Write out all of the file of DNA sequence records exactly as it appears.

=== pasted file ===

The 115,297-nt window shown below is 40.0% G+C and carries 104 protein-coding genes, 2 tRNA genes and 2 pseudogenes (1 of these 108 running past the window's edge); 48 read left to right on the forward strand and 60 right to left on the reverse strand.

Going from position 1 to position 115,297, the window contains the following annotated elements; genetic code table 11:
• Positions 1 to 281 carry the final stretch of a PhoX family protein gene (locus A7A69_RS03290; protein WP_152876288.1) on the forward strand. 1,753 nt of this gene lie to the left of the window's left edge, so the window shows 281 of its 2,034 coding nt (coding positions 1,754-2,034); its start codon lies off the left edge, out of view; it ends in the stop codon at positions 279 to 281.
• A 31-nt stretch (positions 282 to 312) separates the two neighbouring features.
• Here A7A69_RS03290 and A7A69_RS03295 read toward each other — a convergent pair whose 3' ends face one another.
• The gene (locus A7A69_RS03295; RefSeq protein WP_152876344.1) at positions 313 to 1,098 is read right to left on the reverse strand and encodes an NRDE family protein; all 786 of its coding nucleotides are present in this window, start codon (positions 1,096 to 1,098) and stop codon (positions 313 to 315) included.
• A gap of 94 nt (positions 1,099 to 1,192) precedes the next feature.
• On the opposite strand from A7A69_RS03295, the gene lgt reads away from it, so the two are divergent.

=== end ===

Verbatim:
The 115,297-nt window shown below is 40.0% G+C and carries 104 protein-coding genes, 2 tRNA genes and 2 pseudogenes (1 of these 108 running past the window's edge); 48 read left to right on the forward strand and 60 right to left on the reverse strand.

Going from position 1 to position 115,297, the window contains the following annotated elements; genetic code table 11:
• Positions 1 to 281 carry the final stretch of a PhoX family protein gene (locus A7A69_RS03290; protein WP_152876288.1) on the forward strand. 1,753 nt of this gene lie to the left of the window's left edge, so the window shows 281 of its 2,034 coding nt (coding positions 1,754-2,034); its start codon lies off the left edge, out of view; it ends in the stop codon at positions 279 to 281.
• A 31-nt stretch (positions 282 to 312) separates the two neighbouring features.
• Here A7A69_RS03290 and A7A69_RS03295 read toward each other — a convergent pair whose 3' ends face one another.
• The gene (locus A7A69_RS03295; RefSeq protein WP_152876344.1) at positions 313 to 1,098 is read right to left on the reverse strand and encodes an NRDE family protein; all 786 of its coding nucleotides are present in this window, start codon (positions 1,096 to 1,098) and stop codon (positions 313 to 315) included.
• A gap of 94 nt (positions 1,099 to 1,192) precedes the next feature.
• On the opposite strand from A7A69_RS03295, the gene lgt reads away from it, so the two are divergent.